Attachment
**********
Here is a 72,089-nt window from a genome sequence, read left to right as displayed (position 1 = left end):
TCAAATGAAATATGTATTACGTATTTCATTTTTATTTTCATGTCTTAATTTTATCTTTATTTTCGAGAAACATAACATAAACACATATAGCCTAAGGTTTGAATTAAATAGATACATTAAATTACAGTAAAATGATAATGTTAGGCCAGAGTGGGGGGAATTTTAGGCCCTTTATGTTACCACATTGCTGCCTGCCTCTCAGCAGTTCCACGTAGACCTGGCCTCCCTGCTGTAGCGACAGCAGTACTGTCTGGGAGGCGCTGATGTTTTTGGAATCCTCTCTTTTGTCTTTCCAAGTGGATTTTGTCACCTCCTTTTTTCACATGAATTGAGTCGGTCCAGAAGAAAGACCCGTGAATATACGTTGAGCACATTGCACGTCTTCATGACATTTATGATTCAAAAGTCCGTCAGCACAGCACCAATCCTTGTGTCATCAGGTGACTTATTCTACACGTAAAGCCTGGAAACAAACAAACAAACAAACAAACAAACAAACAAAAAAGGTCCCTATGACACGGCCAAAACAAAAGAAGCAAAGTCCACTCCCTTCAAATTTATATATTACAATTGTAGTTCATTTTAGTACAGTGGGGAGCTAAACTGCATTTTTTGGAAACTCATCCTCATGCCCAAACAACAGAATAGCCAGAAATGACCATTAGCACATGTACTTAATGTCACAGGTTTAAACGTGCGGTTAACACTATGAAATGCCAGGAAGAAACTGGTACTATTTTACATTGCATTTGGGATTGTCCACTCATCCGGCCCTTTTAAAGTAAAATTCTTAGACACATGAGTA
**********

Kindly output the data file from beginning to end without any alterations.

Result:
Here is a 72,089-nt window from a genome sequence, read left to right as displayed (position 1 = left end):
TCAAATGAAATATGTATTACGTATTTCATTTTTATTTTCATGTCTTAATTTTATCTTTATTTTCGAGAAACATAACATAAACACATATAGCCTAAGGTTTGAATTAAATAGATACATTAAATTACAGTAAAATGATAATGTTAGGCCAGAGTGGGGGGAATTTTAGGCCCTTTATGTTACCACATTGCTGCCTGCCTCTCAGCAGTTCCACGTAGACCTGGCCTCCCTGCTGTAGCGACAGCAGTACTGTCTGGGAGGCGCTGATGTTTTTGGAATCCTCTCTTTTGTCTTTCCAAGTGGATTTTGTCACCTCCTTTTTTCACATGAATTGAGTCGGTCCAGAAGAAAGACCCGTGAATATACGTTGAGCACATTGCACGTCTTCATGACATTTATGATTCAAAAGTCCGTCAGCACAGCACCAATCCTTGTGTCATCAGGTGACTTATTCTACACGTAAAGCCTGGAAACAAACAAACAAACAAACAAACAAACAAACAAAAAAGGTCCCTATGACACGGCCAAAACAAAAGAAGCAAAGTCCACTCCCTTCAAATTTATATATTACAATTGTAGTTCATTTTAGTACAGTGGGGAGCTAAACTGCATTTTTTGGAAACTCATCCTCATGCCCAAACAACAGAATAGCCAGAAATGACCATTAGCACATGTACTTAATGTCACAGGTTTAAACGTGCGGTTAACACTATGAAATGCCAGGAAGAAACTGGTACTATTTTACATTGCATTTGGGATTGTCCACTCATCCGGCCCTTTTAAAGTAAAATTCTTAGACACATGAGTA